As at June 2019, Federal Government’s actual aggregate revenue (excluding Government-Owned Enterprises) was N2.04 trillion. This revenue performance is only 58 percent of the 2019 Budget’s target due to the underperformance of both oil and non-oil revenue sources. Specifically, oil revenues were below target by 49 percent as at June 2019. This reflects the lower-than-projected oil production, deductions for cost under-recovery on supply of premium motor spirit (PMS), as well as higher expenditures on pipeline security/maintenance and Frontier exploration.
Daily oil production averaged 1.86 mbpd as at June 2019, as against the estimated 2.3 mbpd that was assumed. This shortfall was partly offset as the market price of Bonny Light crude oil averaged US$67.20 per barrel which was higher than the benchmark price of US$60.
Additionally, revenue projections from restructuring of Joint Venture Oil and Gas assets and enactment of new fiscal terms for Production Sharing Contracts did not materialize, as the enabling legislation for these reforms is yet to be passed into law.
The performance of non-oil taxes and independent revenues such as internally generated revenues were N614.57 billion and N217.84 billion, respectively.
Receipts from Value Added Tax were below expectations due to lower levels of activities in certain economic sectors, in the aftermath of national elections. Corporate taxes were affected by the seasonality of collections, which tend to peak in the second half of the calendar year.
On the expenditure side, 2019 Budget implementation was also hindered by the combination of delay in its approval and the underperformance of revenue collections. As such, only recurrent expenditure items have been implemented substantially. Of the prorated expenditure of N4.46 trillion budgeted, N3.39 trillion had been spent by June 30, 2019.
In compliance with the provisions of the 2018 Appropriation Act, we implemented the 2018 capital budget till June 2019. Capital releases under the 2019 Budget commenced in the third quarter. As at 30th September 2019, a total of about N294.63 billion had been released for capital projects. I have directed the Ministry of Finance, Budget and National Planning to release an additional N600 billion of the 2019 capital budget by the end of the year.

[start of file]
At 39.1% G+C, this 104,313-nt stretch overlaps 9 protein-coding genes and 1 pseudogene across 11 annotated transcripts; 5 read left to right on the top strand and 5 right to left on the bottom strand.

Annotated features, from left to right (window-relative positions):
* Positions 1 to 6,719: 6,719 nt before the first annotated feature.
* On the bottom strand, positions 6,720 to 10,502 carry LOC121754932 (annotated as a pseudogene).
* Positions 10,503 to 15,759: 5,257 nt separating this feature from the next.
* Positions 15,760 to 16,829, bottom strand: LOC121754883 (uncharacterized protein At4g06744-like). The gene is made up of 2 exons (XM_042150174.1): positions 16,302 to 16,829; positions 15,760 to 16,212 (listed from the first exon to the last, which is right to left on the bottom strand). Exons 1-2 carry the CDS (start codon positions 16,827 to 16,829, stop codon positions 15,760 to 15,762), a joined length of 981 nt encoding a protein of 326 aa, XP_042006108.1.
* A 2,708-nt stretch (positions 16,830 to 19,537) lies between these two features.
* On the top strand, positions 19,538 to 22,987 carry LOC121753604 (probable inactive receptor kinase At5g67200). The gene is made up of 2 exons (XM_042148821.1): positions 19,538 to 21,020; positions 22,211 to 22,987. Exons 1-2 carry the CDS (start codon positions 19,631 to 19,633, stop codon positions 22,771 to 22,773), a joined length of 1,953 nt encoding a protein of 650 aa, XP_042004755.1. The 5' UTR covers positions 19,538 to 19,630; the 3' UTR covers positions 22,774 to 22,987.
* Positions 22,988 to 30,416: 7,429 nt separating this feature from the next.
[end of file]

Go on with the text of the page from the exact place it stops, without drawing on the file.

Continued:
Despite the delay in capital releases, a deficit of N1.35 trillion was recorded at end of June 2019. This represents 70 percent of the budgeted deficit for the full year.
Despite these anomalies, I am happy to report that we met our debt service obligations, we are current on staff salaries and overhead costs have also been largely covered.
2020 Budget priorities
Distinguished Senators, Honourable Members, let me now turn to the 2020 Appropriation, which is designed to be a budget of Fiscal consolidation, to strengthen our macroeconomic environment; Investing in critical infrastructure, human capital development and enabling institutions, especially in key job creating sectors; Incentivising private sector investment essential to complement the Government’s development plans, policies and programmes; and Enhancing our social investment programs to further deepen their impact on those marginalised and most vulnerable Nigerians.
Parameters & fiscal assumptions underpinning the Appropriation bill and the Finance Bill
Distinguished and Honourable Members of the National Assembly, the 2020-2022 Medium Term Expenditure Framework (MTEF) and Fiscal Strategy Paper (FSP) set out the parameters for the 2020 Budget. We have adopted a conservative oil price benchmark of US$57 per barrel, daily oil production estimate of 2.18 mbpd and an exchange rate of N305 per US Dollar for 2020.
We expect enhanced real GDP growth of 2.93 per cent in 2020, driven largely by non-oil output, as economic diversification accelerates, and the enabling business environment improves. However, inflation is expected to remain slightly above single digits in 2020.